Gr 4–6—Eleven-year-old Lizzie Peterlinz is not your typical tween. After slipping off a diving board two years earlier, Lizzie is paralyzed below the waist, but she doesn't let it stop her. Still adjusting to her recent move to Florida, she makes some unlikely friends: Josh, another kid in a wheelchair; Digger, a former police chief; and Digger's wife, Teresa. When her old friend, Tippy, comes to visit, the two girls go to the petting zoo. There they discover a shack full of screeching tamarin monkeys and a mysterious boy named Julio, whose uncle is illegally keeping the animals. In an attempt to bring the man to justice, the two girls investigate with the help of Digger, but the thief disappears with the monkeys. Will the trio be able to solve the case before it's too late? The pacing for this book is a little slow, but the story is unique. The information provided about the monkeys is presented naturally by the characters and is integrated nicely into the narrative. The sprinkling of Spanish words creates an engaging, informative text that enriches the storytelling. Although the climax feels a little rushed, readers will enjoy how the author turns the main character's dark moment into something positive. A nice selection for readers who like realistic fiction, animals, and mysteries.—Kira Moody, Whitmore Public Library, Salt Lake City, UT
Kirkus Reviews
Kumin's latest effort is hindered by its format; this fictional autobiography is as unpolished and disorganized as a real preteen's diary. At her friend Trippy's urging, 11-year-old Lizzie is excitedly writing her autobiography—beginning with her spinal-cord injury two years earlier and continuing through the minutiae of her life in Florida, which includes crushing on fellow wheelchair user Josh and discovering animal smugglers. With a penchant for Latin and condescension, precocious Lizzie resembles the eponymous narrator of Lisa Yee's Millicent Min, Girl Genius (2003) but, sadly, lacks her coherence. The book is largely a collection of declarative sentences rather than vivid scenes, skipping from dessert choices to Scrabble to detective work and even interrupting an abduction to define "penlight." Any adventure in the smuggling subplot fizzles under her (stereotyped) Hispanic friend's expository dialogue or Lizzie's obvious statements. ("But what he did next was really scary," Lizzie writes of the smuggler.) After yet another tangent, Lizzie writes, "This is the kind of thing that happens to me all the time where words are concerned, when I should be paying attention to the question." Readers looking for a tighter plot may wish that she had, indeed, paid attention. Readers would do better with Millicent Min or The One and Only Ivan (2012). (Fiction. 8-11)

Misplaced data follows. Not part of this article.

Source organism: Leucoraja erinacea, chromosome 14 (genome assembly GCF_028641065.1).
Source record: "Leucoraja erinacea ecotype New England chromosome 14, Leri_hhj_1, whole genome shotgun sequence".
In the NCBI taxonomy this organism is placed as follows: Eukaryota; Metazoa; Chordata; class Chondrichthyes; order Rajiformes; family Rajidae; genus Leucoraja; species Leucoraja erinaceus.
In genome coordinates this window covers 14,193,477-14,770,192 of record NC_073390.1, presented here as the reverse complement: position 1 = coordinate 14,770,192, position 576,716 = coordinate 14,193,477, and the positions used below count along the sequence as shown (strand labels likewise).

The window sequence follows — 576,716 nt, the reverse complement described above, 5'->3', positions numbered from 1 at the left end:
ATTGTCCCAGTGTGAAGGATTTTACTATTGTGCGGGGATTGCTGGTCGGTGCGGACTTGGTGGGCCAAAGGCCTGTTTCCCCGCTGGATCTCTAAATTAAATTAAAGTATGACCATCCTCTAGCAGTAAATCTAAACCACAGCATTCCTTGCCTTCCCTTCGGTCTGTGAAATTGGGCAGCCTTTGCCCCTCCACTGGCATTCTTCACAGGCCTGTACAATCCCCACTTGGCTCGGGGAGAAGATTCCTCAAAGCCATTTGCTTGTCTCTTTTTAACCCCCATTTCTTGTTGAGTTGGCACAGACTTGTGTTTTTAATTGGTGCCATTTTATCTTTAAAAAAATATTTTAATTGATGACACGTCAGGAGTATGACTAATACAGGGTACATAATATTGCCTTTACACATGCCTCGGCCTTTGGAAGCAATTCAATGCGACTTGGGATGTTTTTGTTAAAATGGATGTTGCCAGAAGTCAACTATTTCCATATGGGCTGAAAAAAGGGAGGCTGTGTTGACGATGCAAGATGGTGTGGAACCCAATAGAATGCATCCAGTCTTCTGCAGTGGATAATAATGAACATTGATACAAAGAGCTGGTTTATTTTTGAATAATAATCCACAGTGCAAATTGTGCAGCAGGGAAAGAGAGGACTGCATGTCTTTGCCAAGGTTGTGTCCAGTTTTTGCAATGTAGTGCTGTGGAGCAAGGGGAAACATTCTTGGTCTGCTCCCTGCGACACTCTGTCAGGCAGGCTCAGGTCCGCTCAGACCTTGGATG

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Product Details

  • ISBN-13: 9781609805180
  • Publisher: Seven Stories Press
  • Publication date: 4/29/2014
  • Pages: 160
  • Sales rank: 1,407,070
  • Age range: 9 - 12 Years
  • Product dimensions: 5.80 (w) x 8.40 (h) x 1.00 (d)

Meet the Author

Honored as America's poet laureate from 1981 to 1982, MAXINE KUMIN was the recipient of the Pulitzer Prize and the Los Angeles Times Book Prize as well as the Ruth Lilly Poetry Prize and an American Academy and Institute of Arts and Letters Award. In addition to her seventeen poetry collections, novels, and essay collections for adults, she was the author of many children's books including Oh, Harry! illustrated by Barry Moser and Mites to Mastodons illustrated by Pam Zagarenski. Seven Stories Press is re-releasing four out-of-print children’s books for kids ages 5 to 8 that Kumin co-wrote with Anne Sexton: Eggs of Things and More Eggs of Things illustrated by Leonard Shortall and Joey and the Birthday Present and The Wizard's Tears illustrated by Evaline Ness. Before her death in early 2014, she and her husband lived on a farm in the Mink Hills of Warner, New Hampshire, for 40 years, where they raised horses and enjoyed the companionship of several rescued dogs.

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Read an Excerpt


"Lizzie stop! Stop Lizzie!” Those were the last words I heard before I did a cannonball off the diving board and slipped and split the back of my head open on the edge of the pool. I bled so much that the whole deep end turned pink. At least that’s what my best friend Trippy—short for Triple A—told me a week later when she came to see me in the hospital. Her real name is Ashley Anne Addington and she likes her nickname which by the way I thought up.

“I swear it Lizzie. Pink as a petunia. Here.”